Week Four: Working Capital Assets:
Video lectures posted on October 7, 2013
Homework #4 based on this material due by October 19, 2013
Now that we have a solid grasp of the foundations, we are going to work our way around the Balance Sheet to discuss various types of Assets, Liabilities, and Stockholders’ Equity (along with their associated Revenues and Expenses) in more detail. We kick off with Accounts Receivable and the problem that some customers that buy goods on credit will not actually pay us. We will look at the computation, disclosure, and analysis of such “Bad Debts”. We will also briefly discuss other Accounts Receivable issues such as Factoring and Securitization. Then, we will move on to Inventory. We will discuss how Inventory accounting differs between retail and manufacturing firms. We will see how companies figure out the cost of the inventory they sold, which requires assumptions about cost flows. This discussion will lead us into covering one of the most infamous accounting topics: LIFO.
Week Five: Ratio Analysis and Mid-course Exam:
Video lectures posted on October 14, 2013
Mid-course Exam posted on October 16, 2013, due by October 23, 2013
We will have our first of two exams this week. Because of the exam, I will cover Ratio Analysis, which will not involve any “new” material. While we will define and discuss a number of ratios, they will all basically involve dividing one accounting number by another. But, the analysis of what those ratios mean will involve a deep understanding of Balance Sheet and Income Statement accounts. Thus, the Ratio Analysis videos will help provide a nice review of the material so far, which will help you prepare for the exam.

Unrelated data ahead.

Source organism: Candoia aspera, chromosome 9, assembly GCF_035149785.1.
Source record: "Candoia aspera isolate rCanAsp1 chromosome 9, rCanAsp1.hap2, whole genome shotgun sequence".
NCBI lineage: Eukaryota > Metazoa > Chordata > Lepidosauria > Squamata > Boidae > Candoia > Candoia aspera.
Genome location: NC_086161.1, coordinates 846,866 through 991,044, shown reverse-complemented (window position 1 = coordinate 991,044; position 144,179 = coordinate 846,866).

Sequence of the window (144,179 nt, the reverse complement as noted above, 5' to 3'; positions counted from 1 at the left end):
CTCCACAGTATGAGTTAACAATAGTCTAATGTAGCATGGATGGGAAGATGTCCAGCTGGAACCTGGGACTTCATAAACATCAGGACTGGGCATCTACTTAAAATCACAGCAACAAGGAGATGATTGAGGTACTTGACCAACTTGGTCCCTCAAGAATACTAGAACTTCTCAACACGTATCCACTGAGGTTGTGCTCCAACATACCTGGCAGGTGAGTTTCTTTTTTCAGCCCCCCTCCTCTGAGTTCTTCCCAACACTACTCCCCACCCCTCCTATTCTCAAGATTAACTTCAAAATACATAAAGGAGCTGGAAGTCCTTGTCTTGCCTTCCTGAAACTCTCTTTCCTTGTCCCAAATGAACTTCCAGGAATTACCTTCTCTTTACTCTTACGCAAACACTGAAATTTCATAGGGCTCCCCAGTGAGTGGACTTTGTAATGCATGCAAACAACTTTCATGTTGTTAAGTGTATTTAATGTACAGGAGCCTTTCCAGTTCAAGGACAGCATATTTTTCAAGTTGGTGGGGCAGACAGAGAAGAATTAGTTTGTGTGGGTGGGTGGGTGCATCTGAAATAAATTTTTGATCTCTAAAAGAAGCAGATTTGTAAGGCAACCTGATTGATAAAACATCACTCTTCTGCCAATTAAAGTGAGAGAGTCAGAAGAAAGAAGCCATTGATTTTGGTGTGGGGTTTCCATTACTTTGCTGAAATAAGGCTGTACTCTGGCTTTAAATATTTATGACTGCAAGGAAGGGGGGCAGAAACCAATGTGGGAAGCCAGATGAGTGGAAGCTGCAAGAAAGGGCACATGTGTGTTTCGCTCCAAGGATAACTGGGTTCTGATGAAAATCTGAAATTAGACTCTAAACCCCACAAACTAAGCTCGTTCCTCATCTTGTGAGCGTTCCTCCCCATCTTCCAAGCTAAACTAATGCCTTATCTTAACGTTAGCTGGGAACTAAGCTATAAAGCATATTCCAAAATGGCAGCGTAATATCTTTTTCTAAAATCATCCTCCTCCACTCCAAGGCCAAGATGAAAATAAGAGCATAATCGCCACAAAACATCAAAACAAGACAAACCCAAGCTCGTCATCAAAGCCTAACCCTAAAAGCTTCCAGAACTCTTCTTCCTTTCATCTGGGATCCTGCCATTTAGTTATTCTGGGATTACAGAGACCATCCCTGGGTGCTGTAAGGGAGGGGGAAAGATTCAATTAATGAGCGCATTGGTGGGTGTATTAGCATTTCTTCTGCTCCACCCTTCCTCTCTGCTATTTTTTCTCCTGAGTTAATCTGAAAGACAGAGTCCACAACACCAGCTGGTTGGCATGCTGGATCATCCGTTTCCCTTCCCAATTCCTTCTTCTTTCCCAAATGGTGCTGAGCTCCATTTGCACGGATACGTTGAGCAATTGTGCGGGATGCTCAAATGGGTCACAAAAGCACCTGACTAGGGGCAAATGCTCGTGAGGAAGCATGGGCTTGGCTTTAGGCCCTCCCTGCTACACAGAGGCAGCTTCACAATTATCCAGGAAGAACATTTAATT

Week Six: Long-lived Assets and Marketable Securities:
Video lectures posted on October 21, 2013
Homework #5 based on this material due by November 2, 2013
Back to new material! This week, we will cover assets that represent longer-term investments. We will start with Property, Plant, and Equipment, covering questions like: What gets included in these accounts? How are they depreciated? What happens if their value is impaired? Then, we will cover similar questions for Intangible Assets, including Goodwill. Finally, we will discuss how companies account for investments in debt and equity securities and how the treatment for equity investments in other companies is determined by how much of the other company is owned.
Week Seven: Liabilities and Long-term Debt:
Video lectures posted on October 28, 2013
Homework #6 based on this material due by November 9, 2013
We move to the right-hand side of the Balance Sheet this week with a look at Liabilities. We will start by covering time-value of money, which is the idea that $1 today is not worth the same as $1 in the future. Almost all liabilities involve a consideration of the time-value of money, so this will be an important foundation piece for you to understand. Then, we will cover accounting for bank debt, mortgages, and bonds. Next, we will move into the topic of “off-balance-sheet” liabilities with a discussion of Contingent Liabilities and Leases.